What has happened to marginal tax rates in the US? This column argues that marginal tax rates vary so much among different groups in the US that redistributive taxes have actually damaged and interfered with the incentives and make up of the workforce.

Zack Cooper, 30 October 2012

With over 40 million Americans uninsured and the costs of care at an all time high, healthcare has become a major issue in this year’s presidential race. This column evaluates the ramifications of both candidates’ respective policies.

Jacob Kirkegaard, 13 October 2012

Youth unemployment in the Eurozone looks like a social and economic disaster in the making – 30%, 40%, even 50% of young people sitting on their hands instead of building skills and experience. This column argues the headline numbers are misleading. While youth unemployment is a serious problem, a large share of EZ youth are not in the labour force, so the headline figures overstate the labour-market ‘scar tissue’ that will be left over from the crisis.

Jeffrey Frankel, 02 October 2012

Cultural generalisations are dangerous. Sometimes, however, statistical relationships are so strong that it is worth pondering their significance. Are some groups more likely to take responsibility for their personal behaviour than others with respect to their sexual behaviour, physical fitness, financial dependency on the federal government? The fearless social scientist will not shrink from confronting these questions.

Linda Lim, Ronald Mendoza, 24 September 2012

There has been much talk among economists of ‘global rebalancing’, with the focus on China and the US rebalancing their current accounts. But this column argues that the type of rebalancing that will bring real gains to the global economy is one that will be shaped by many countries, both industrial and developing.

Simon Johnson, Peter Boone, 21 September 2012

Industrialised countries today face serious risks – for their financial sectors, for their public finances, and for their growth prospects. This column explains how, through our financial systems, we have created enormous, complex financial structures that can inflict tragic consequences with failure and yet are inherently difficult to regulate and control. It explains how this has happened and why there are more and worse crises to come.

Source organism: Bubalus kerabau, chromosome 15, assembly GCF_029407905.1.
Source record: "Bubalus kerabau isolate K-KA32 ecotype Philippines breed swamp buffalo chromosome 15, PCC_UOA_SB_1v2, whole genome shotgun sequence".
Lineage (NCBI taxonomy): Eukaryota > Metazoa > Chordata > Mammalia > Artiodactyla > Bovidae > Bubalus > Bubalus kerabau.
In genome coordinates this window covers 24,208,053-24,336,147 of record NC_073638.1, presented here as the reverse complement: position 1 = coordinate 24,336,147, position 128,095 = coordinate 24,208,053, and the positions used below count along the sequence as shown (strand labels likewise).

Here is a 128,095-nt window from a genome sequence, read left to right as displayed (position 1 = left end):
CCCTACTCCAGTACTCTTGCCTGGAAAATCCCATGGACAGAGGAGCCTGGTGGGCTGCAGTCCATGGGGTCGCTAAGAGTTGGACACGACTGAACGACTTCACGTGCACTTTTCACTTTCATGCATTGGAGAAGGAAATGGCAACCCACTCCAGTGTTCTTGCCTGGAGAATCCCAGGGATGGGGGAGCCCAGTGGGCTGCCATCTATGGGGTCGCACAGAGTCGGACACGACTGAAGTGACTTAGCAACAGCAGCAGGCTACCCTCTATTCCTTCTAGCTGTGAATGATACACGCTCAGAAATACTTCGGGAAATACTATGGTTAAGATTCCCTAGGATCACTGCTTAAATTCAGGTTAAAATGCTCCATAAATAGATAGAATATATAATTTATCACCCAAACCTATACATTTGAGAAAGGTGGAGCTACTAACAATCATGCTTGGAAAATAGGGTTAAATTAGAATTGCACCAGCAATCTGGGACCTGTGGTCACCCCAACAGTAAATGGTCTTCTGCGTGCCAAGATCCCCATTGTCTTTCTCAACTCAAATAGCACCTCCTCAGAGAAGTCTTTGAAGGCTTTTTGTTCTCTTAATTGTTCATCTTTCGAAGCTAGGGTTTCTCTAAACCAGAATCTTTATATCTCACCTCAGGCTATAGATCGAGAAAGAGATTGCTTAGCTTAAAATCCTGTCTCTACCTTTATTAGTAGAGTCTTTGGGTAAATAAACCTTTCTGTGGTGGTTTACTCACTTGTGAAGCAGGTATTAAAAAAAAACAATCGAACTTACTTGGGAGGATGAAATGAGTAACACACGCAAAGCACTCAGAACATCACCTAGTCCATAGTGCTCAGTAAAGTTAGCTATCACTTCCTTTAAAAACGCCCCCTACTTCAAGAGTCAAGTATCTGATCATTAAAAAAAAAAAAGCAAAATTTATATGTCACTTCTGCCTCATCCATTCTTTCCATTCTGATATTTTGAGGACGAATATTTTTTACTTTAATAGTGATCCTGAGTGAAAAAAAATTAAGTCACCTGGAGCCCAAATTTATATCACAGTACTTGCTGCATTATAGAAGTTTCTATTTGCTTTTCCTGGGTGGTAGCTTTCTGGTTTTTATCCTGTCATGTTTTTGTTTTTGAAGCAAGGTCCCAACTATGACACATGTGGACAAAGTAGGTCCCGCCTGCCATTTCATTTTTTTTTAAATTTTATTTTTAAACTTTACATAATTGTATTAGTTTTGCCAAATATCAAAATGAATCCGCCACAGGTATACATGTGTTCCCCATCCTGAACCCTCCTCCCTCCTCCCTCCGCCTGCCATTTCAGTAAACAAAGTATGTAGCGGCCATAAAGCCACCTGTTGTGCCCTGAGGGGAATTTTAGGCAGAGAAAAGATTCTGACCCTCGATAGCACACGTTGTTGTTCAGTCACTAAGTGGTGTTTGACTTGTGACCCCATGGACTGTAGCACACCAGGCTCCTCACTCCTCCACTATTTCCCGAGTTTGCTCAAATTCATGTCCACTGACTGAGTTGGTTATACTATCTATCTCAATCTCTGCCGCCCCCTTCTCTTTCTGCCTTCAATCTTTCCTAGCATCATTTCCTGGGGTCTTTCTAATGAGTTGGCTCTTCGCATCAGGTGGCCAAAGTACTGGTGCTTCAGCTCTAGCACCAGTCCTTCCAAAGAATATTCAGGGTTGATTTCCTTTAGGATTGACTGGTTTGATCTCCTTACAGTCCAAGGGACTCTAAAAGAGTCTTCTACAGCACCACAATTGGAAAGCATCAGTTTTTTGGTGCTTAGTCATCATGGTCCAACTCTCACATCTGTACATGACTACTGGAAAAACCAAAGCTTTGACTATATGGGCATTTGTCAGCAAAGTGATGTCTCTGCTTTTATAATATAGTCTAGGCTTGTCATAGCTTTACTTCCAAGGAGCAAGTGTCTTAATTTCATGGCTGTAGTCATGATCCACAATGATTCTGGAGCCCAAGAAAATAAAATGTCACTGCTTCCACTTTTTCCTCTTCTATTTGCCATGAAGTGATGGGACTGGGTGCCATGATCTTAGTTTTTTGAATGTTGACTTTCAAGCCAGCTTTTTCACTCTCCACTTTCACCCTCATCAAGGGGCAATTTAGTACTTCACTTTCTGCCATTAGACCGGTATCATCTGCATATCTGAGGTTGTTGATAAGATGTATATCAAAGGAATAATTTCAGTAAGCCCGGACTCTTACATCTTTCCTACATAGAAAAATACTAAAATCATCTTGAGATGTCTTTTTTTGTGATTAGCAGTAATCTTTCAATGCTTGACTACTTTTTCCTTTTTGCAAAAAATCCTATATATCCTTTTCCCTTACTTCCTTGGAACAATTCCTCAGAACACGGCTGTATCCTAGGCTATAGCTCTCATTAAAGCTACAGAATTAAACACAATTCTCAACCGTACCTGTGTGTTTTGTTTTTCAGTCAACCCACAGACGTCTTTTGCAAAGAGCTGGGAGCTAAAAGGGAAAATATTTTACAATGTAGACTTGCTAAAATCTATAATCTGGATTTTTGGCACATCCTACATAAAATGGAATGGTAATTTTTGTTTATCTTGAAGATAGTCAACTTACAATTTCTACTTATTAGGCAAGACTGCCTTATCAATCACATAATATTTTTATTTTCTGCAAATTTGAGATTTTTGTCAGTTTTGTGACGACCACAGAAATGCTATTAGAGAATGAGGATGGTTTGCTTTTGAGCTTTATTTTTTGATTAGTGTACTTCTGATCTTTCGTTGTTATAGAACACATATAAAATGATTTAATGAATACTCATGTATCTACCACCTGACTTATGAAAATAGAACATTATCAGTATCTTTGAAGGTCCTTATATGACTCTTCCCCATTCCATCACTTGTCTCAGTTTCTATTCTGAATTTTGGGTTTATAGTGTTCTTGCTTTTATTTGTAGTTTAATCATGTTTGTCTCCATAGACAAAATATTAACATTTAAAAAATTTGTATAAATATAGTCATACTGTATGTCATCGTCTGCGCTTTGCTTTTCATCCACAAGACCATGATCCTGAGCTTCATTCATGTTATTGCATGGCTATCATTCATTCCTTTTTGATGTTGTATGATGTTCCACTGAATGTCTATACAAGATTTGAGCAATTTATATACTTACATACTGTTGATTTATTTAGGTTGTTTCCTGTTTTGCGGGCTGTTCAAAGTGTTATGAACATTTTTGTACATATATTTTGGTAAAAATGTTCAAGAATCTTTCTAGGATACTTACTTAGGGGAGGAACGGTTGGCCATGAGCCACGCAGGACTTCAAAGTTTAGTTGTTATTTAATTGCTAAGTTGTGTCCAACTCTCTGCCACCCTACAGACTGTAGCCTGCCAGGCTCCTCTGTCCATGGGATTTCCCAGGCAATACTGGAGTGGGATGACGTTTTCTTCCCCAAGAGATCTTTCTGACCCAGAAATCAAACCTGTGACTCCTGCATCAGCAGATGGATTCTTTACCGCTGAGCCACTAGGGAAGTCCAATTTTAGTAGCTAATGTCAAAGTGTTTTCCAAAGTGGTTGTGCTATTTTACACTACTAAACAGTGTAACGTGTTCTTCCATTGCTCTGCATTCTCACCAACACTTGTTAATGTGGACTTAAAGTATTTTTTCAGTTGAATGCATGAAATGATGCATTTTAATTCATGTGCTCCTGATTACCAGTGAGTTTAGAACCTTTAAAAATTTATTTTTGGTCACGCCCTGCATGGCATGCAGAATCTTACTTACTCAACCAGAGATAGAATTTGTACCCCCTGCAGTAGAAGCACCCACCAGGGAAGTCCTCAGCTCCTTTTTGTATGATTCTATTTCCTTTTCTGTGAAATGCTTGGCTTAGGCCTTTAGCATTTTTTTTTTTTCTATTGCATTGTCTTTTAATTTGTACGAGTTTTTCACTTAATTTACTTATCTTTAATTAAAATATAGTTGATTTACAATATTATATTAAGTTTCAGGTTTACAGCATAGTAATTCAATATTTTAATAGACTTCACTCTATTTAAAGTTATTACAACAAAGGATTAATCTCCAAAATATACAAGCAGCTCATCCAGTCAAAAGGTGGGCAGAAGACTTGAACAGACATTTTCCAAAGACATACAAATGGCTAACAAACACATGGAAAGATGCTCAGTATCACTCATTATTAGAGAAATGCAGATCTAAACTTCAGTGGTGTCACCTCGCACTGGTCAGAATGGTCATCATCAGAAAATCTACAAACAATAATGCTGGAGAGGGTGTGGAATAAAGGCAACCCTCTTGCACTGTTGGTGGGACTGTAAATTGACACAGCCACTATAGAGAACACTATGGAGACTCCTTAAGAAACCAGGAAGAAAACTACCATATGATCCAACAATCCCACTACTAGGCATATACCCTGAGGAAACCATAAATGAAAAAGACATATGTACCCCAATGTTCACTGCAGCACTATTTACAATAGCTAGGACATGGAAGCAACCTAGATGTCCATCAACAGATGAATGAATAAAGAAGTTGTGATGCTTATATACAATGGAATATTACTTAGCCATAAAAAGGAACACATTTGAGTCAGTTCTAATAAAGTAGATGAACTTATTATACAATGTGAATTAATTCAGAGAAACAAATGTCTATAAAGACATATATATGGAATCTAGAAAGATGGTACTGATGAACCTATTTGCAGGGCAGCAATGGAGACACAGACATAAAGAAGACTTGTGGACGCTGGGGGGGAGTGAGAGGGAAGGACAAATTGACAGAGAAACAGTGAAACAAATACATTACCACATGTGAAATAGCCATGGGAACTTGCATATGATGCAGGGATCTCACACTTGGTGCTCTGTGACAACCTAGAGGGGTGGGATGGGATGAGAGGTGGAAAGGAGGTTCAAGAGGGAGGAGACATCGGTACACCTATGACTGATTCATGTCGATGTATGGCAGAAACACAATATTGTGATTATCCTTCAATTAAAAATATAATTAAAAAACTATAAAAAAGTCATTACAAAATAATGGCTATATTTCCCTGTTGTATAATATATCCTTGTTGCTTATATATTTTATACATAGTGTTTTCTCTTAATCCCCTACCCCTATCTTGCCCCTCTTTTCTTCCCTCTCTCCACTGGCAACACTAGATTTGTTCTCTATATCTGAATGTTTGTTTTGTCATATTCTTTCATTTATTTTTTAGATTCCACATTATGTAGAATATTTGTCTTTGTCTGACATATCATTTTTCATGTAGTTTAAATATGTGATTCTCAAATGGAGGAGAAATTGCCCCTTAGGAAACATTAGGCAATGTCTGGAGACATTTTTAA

Simon Luechinger, Christoph Moser, 27 September 2012

The presidential election campaign is in full swing in the US. Whoever wins the presidential race will face the challenge of filling top positions in the federal administration. Since some political appointees traditionally come from the private sector, allegations of conflicts of interest will emerge. But are connected firms really expected to profit? This column sheds light on this issue.

Richard Dobbs, Anu Madgavkar, 19 September 2012

Unemployment in the US and UK is over 8% and in many Eurozone countries is far higher. This column argues that we can’t just blame the recession – this is also symptomatic of long-term trends that, without a concerted effort by policymakers, will continue to stunt growth, deepen income inequality, weigh on public budgets, and cause living standards in many countries to stagnate.

Marco Annunziata, 17 September 2012

As the Fed announces a third round of quantitative easing, this column argues that it is unlikely to work. Investment and hiring are held back by huge uncertainty over the long-term outlook and the stimulus provides a monetary bridge over the election gap but little more.

Karen Macours, Patrick Premand, Renos Vakis, 12 September 2012

Droughts in the US, India, and the Sahel are making headlines, with the farmers themselves often the first to lose out. This column presents findings from a randomised control trial exploring whether providing households with training and capital to diversify their incomes can cushion the shock of severe weather.

Andrés Rodríguez-Pose, Viola Von Berlepsch, 02 September 2012

This paper examines the extent to which the distinct settlement pattern of migrants arriving in the US during the big migration waves of the late 19th and early 20th centuries has left a legacy on the economic development of the counties where they settled and whether this legacy can be traced until today.

Robert J. Gordon, 11 September 2012

CEPR Policy Insight 63 argues that innovation does not have the same potential to create growth in the future as in the past in the US.



CEPR Policy Research